Oratory meaning

ôrə-tôrē, ŏr-
Frequency:
The art of public speaking.
noun
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Eloquence or skill in making speeches to the public.
noun
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The art of an orator; skill or eloquence in public speaking.
noun
3
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Public speaking marked by the use of overblown rhetoric.
noun
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(uncountable) The art of public speaking, especially in a formal, expressive, or forceful manner.
noun
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Oratory is the practice of speaking effectively in public, or a small private chapel.

A long, eloquent speech is an example of oratory.

A small chapel used for private worship is an example of an oratory.

noun
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1
A place for prayer, such as a small private chapel.
noun
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A small chapel, esp. one for private prayer.
noun
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A religious society of secular priests, esp. that founded by Saint Philip Neri in 1564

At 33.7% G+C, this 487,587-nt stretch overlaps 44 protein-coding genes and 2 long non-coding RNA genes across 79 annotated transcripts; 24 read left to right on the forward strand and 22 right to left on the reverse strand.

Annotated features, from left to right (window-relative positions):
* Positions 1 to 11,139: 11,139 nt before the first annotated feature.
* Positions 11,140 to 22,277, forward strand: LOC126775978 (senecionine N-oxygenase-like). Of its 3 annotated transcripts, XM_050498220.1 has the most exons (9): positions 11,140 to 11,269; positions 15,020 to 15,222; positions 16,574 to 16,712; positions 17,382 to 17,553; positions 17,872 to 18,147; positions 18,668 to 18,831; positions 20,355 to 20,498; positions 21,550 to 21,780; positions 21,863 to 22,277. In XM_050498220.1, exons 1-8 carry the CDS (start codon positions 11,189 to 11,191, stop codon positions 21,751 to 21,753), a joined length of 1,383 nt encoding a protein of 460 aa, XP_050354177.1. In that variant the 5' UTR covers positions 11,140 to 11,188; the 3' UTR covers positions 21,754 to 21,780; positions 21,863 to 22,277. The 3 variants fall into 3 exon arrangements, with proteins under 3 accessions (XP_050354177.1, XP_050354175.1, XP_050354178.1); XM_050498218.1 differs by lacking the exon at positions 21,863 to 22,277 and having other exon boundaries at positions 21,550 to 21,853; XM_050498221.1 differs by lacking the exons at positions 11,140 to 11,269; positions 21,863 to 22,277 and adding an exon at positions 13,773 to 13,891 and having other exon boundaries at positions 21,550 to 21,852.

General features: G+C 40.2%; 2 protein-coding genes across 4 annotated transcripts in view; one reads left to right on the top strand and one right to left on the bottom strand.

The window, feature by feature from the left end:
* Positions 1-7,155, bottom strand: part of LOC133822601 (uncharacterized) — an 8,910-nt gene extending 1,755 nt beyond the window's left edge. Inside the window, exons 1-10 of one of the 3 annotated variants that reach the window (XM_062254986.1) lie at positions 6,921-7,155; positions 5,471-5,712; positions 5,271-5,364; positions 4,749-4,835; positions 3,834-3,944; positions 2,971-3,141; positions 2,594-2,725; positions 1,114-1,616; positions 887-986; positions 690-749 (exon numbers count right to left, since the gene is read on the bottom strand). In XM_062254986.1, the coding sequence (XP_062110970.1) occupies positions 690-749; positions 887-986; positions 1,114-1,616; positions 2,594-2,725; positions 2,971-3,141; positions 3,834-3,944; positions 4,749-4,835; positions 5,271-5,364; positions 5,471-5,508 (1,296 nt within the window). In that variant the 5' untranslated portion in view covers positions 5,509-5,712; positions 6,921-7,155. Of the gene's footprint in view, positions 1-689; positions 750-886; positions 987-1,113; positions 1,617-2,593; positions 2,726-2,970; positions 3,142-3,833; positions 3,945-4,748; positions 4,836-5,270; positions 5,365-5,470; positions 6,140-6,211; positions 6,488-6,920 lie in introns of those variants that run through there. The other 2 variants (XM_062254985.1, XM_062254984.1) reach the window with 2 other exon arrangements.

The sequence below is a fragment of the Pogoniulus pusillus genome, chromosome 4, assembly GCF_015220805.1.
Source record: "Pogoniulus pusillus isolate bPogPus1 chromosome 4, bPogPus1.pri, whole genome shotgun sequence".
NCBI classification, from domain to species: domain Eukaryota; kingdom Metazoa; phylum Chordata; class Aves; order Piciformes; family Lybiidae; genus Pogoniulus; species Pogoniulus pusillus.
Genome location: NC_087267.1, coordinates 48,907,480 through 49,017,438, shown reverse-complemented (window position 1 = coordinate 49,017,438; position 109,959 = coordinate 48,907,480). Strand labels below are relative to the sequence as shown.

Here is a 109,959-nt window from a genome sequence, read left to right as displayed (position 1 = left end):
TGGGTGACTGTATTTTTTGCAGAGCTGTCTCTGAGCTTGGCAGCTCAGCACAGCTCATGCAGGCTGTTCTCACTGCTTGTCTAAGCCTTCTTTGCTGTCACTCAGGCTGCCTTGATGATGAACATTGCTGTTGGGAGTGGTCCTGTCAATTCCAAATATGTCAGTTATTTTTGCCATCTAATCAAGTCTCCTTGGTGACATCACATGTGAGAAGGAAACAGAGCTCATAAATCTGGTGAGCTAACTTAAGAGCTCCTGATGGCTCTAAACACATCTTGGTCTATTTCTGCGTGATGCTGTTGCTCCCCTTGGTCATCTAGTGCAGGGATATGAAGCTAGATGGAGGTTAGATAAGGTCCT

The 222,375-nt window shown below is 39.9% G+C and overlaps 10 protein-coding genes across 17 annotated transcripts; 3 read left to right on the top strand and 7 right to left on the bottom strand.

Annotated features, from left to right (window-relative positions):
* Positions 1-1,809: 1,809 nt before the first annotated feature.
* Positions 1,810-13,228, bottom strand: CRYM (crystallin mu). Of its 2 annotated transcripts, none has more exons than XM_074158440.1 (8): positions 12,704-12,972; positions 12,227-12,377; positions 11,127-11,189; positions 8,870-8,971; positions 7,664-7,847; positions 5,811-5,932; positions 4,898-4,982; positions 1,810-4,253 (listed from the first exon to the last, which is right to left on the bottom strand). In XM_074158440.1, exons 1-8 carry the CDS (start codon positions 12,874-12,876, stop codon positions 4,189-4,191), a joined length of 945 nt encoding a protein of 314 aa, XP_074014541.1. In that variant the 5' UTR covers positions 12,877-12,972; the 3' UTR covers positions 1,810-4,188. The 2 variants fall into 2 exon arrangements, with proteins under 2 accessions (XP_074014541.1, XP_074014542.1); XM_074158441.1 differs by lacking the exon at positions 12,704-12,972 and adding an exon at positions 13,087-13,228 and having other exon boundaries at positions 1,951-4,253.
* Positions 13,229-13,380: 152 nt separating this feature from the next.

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(uncountable) Eloquence; the quality of artistry and persuasiveness in speech or writing.
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(countable) A private chapel.
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(countable) A large Roman Catholic church.
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Origin of oratory

  • Latin (ars) ōrātōria (art) of speaking feminine of ōrātōrius oratorical from ōrātor speaker from ōrātus past participle of ōrāre to speak

    From American Heritage Dictionary of the English Language, 5th Edition

  • Middle English oratorie from Old French from Late Latin ōrātōrium place of prayer from Latin neuter of ōrātōrius for praying from ōrāre to pray

    From American Heritage Dictionary of the English Language, 5th Edition

  • From Anglo-Norman oratorie, Middle French oratoire, and their source, Late Latin ōrātōrium.

    From Wiktionary

  • From Latin ōrātōria, from the feminine of ōrātōrius (“oratorial").

    From Wiktionary